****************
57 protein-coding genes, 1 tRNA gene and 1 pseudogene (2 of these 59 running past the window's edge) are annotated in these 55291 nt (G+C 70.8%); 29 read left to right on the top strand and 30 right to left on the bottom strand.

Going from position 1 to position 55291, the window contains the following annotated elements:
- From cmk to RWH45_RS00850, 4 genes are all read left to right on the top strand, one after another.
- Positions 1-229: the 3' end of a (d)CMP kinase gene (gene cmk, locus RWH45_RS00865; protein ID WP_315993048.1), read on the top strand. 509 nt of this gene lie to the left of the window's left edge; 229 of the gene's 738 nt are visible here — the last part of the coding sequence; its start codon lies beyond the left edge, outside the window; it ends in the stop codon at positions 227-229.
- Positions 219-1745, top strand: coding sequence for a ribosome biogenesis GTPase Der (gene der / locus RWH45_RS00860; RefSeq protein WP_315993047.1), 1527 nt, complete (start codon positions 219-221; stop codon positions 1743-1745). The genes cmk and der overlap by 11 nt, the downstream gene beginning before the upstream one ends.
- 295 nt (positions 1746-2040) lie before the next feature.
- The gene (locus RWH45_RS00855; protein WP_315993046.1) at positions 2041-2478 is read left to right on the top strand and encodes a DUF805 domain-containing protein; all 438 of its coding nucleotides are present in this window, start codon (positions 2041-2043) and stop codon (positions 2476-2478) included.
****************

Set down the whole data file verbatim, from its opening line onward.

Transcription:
57 protein-coding genes, 1 tRNA gene and 1 pseudogene (2 of these 59 running past the window's edge) are annotated in these 55291 nt (G+C 70.8%); 29 read left to right on the top strand and 30 right to left on the bottom strand.

Going from position 1 to position 55291, the window contains the following annotated elements:
- From cmk to RWH45_RS00850, 4 genes are all read left to right on the top strand, one after another.
- Positions 1-229: the 3' end of a (d)CMP kinase gene (gene cmk, locus RWH45_RS00865; protein ID WP_315993048.1), read on the top strand. 509 nt of this gene lie to the left of the window's left edge; 229 of the gene's 738 nt are visible here — the last part of the coding sequence; its start codon lies beyond the left edge, outside the window; it ends in the stop codon at positions 227-229.
- Positions 219-1745, top strand: coding sequence for a ribosome biogenesis GTPase Der (gene der / locus RWH45_RS00860; RefSeq protein WP_315993047.1), 1527 nt, complete (start codon positions 219-221; stop codon positions 1743-1745). The genes cmk and der overlap by 11 nt, the downstream gene beginning before the upstream one ends.
- 295 nt (positions 1746-2040) lie before the next feature.
- The gene (locus RWH45_RS00855; protein WP_315993046.1) at positions 2041-2478 is read left to right on the top strand and encodes a DUF805 domain-containing protein; all 438 of its coding nucleotides are present in this window, start codon (positions 2041-2043) and stop codon (positions 2476-2478) included.